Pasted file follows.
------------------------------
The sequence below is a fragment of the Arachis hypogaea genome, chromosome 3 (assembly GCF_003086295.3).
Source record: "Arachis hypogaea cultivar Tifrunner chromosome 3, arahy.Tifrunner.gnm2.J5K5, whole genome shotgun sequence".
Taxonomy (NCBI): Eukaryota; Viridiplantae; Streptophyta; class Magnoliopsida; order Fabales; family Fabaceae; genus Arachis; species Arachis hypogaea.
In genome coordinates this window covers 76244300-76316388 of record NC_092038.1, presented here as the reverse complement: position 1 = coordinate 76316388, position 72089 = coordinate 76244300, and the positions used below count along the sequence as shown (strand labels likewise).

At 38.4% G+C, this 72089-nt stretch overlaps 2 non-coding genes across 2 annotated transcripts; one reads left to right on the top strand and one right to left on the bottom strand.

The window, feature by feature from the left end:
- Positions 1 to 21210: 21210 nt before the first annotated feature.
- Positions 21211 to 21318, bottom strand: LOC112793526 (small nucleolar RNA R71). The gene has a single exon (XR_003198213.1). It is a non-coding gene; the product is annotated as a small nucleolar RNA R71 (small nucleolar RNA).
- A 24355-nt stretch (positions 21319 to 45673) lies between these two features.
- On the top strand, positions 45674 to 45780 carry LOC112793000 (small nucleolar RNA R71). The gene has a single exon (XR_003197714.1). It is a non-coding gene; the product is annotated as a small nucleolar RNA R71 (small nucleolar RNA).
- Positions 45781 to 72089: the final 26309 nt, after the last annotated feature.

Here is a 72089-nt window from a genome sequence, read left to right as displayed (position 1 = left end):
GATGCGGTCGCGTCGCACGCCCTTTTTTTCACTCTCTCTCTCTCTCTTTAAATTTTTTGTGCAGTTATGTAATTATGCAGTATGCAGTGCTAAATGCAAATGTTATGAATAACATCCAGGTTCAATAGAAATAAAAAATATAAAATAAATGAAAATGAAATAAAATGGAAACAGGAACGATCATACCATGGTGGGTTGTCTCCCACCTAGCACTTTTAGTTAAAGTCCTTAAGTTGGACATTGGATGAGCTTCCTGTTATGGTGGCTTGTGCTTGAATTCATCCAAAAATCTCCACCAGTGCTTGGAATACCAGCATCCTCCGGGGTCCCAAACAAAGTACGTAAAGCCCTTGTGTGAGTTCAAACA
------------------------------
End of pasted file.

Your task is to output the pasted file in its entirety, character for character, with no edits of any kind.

The sequence below is a fragment of the Arachis hypogaea genome, chromosome 3 (assembly GCF_003086295.3).
Source record: "Arachis hypogaea cultivar Tifrunner chromosome 3, arahy.Tifrunner.gnm2.J5K5, whole genome shotgun sequence".
Taxonomy (NCBI): Eukaryota; Viridiplantae; Streptophyta; class Magnoliopsida; order Fabales; family Fabaceae; genus Arachis; species Arachis hypogaea.
In genome coordinates this window covers 76244300-76316388 of record NC_092038.1, presented here as the reverse complement: position 1 = coordinate 76316388, position 72089 = coordinate 76244300, and the positions used below count along the sequence as shown (strand labels likewise).

At 38.4% G+C, this 72089-nt stretch overlaps 2 non-coding genes across 2 annotated transcripts; one reads left to right on the top strand and one right to left on the bottom strand.

The window, feature by feature from the left end:
- Positions 1 to 21210: 21210 nt before the first annotated feature.
- Positions 21211 to 21318, bottom strand: LOC112793526 (small nucleolar RNA R71). The gene has a single exon (XR_003198213.1). It is a non-coding gene; the product is annotated as a small nucleolar RNA R71 (small nucleolar RNA).
- A 24355-nt stretch (positions 21319 to 45673) lies between these two features.
- On the top strand, positions 45674 to 45780 carry LOC112793000 (small nucleolar RNA R71). The gene has a single exon (XR_003197714.1). It is a non-coding gene; the product is annotated as a small nucleolar RNA R71 (small nucleolar RNA).
- Positions 45781 to 72089: the final 26309 nt, after the last annotated feature.

Here is a 72089-nt window from a genome sequence, read left to right as displayed (position 1 = left end):
GATGCGGTCGCGTCGCACGCCCTTTTTTTCACTCTCTCTCTCTCTCTTTAAATTTTTTGTGCAGTTATGTAATTATGCAGTATGCAGTGCTAAATGCAAATGTTATGAATAACATCCAGGTTCAATAGAAATAAAAAATATAAAATAAATGAAAATGAAATAAAATGGAAACAGGAACGATCATACCATGGTGGGTTGTCTCCCACCTAGCACTTTTAGTTAAAGTCCTTAAGTTGGACATTGGATGAGCTTCCTGTTATGGTGGCTTGTGCTTGAATTCATCCAAAAATCTCCACCAGTGCTTGGAATACCAGCATCCTCCGGGGTCCCAAACAAAGTACGTAAAGCCCTTGTGTGAGTTCAAACA